I read an article in BusinessWeek Magazine about how hospitals are now putting an even bigger pinch on people without insurance. When the patients can’t pay, some healthcare providers are “requiring” the patients to fill out a credit application for a “CareCredit” card. Patients are given the impression that they can just pay a little at a time. If the patients don’t pay a substantial amount every month, the interest rate on what is owed jumps to 26.99%! Over the course of 4 years, these poor people end up owing more than double the initial charges.
Then, if the patients don’t pay, then the 600 pound gorillas in the credit industry, such as GE, US Bancorp, Capital One, and Citibank use heavy-handed tactics to collect full price for the medical services in addition to the hefty interest rates. A .pdf file of the article is here if the above link goes dead.
John Q. Public is getting squeezed.
A small news blurb just out from United Press International states that 20 percent of US adults cannot afford to pay for needed healthcare.
Girlvet recently put up a thought provoking post about how hard of a time self-pay patients have paying for health care.
One of the things that really upsets me about medical care is the variability and secrecy of hospital charges. A hospital might charge an arm and a leg for a procedure, but most of the time the patient never knows what the procedure costs until after they have received the bill. Compare this to going to the supermarket, buying some cereal, a couple cases of soda, some fresh fruit and a jar of peanut butter, getting home and eating everything, then receiving a bill for $500 in the mail.
Market forces cannot work if there is no way to compare charges.
It gets worse. If you get a bill and try to compare charges, hospitals are notorious for listing a bunch of gobbledygook and indecipherable charges. See this MSN article (or in .pdf). Ninety dollars for a 70-cent I.V.? One hundred twenty nine dollars for a “mucous recovery system” that ends up being a box of Kleenex? Patients are going bankrupt and being sued over charges like this?
A friend of mine brought me a bill that her father received for electrophysiologic heart testing at a regional teaching hospital. The procedure lasted a few hours and her dad was out of the hospital in 6 hours. Now I understand that this is a specialized area, and I realize the the equipment is probably quite expensive. But … the total hospital bill was almost $32,000. That didn’t include the physician charges.
MRI machines are more than $1 million, but an average MRI costs about $1500 to $2000 (my estimate). How does EP testing get to $23,493? Notice how the charges are just lumped into “Cardiology” and “Med-Sur Supply”? What are those charges for?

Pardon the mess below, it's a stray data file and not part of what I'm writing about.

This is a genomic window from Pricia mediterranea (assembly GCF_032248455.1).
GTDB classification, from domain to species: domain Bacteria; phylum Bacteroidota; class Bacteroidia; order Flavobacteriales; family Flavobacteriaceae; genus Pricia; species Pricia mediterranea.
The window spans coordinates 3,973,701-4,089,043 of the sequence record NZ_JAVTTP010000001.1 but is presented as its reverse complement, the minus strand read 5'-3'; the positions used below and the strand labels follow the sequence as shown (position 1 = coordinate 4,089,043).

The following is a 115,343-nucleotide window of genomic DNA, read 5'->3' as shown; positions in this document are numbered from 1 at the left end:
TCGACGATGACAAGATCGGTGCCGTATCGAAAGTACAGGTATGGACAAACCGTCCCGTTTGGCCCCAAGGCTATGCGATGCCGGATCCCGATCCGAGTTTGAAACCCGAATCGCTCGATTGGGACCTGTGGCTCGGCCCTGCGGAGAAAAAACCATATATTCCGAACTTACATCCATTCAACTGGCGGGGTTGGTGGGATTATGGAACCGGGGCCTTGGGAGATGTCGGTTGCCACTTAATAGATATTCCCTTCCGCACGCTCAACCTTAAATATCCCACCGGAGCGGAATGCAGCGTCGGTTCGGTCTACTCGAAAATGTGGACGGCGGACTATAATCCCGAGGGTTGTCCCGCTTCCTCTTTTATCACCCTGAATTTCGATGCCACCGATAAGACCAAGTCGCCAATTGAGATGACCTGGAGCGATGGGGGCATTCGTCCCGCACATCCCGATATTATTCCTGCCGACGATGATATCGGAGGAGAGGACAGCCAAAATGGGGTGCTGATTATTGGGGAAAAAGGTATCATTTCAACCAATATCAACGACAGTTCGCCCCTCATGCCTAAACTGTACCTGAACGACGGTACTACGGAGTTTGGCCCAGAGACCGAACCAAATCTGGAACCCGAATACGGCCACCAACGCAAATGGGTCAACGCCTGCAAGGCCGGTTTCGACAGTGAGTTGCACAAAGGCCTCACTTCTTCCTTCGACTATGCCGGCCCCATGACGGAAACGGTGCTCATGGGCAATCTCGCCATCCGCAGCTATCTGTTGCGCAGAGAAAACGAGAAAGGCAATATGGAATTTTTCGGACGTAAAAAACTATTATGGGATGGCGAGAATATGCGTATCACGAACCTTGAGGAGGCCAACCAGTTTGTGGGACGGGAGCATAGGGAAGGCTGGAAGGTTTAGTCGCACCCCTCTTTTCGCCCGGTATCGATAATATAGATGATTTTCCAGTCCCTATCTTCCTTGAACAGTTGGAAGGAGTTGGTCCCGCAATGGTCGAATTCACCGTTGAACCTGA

Want To Fight Back?
- Ask for an itemized bill in writing. Fax the request to the hospital so you have proof that the hospital received your request.
- If you didn’t receive something, make the hospital take it off your bill.
- Don’t pay for any charges that you don’t understand and that the hospital cannot specifically explain to you.
- If you don’t have insurance, ask the hospital about whether you are eligible for charity care. Most religious-based hospitals must provide a certain amount of charity care and most non-profit hospitals must provide charity care to maintain their non-profit status.
- If you don’t qualify for charity care, ask the hospital about a discount for paying cash. If the hospital has to send something out to a collection agency, they have to pay the collection agency 20 to 30% of the amount collected. Ask for a discount of that much if you pay cash.
- Don’t be afraid to go to court. The hospital has to prove that their charges are reasonable in order to collect. If a court finds out that the hospital is charging $129 for a box of Kleenex, chances are pretty good that the court will reduce or eliminate the charges.
I found a web site where you can compare your hospital with others in your state to determine how much your hospital bills compared to the national average: http://www.hospitalvictims.org/ (Disclaimer: No affiliation with the group. Don’t know anything about them. Just thought the database they provide is a neat idea)
A list of payments that Medicare makes for certain conditions is here. If a hospital is charging you 10 times more than the amount they accept from Medicare, how can they claim that what they are charging you is “reasonable”? Show the judge a copy of the payments Medicare makes (and that the hospital accepts) for the same condition.
In addition, www.statehealthfacts.org gives a wealth of data on demographics, costs, and payments.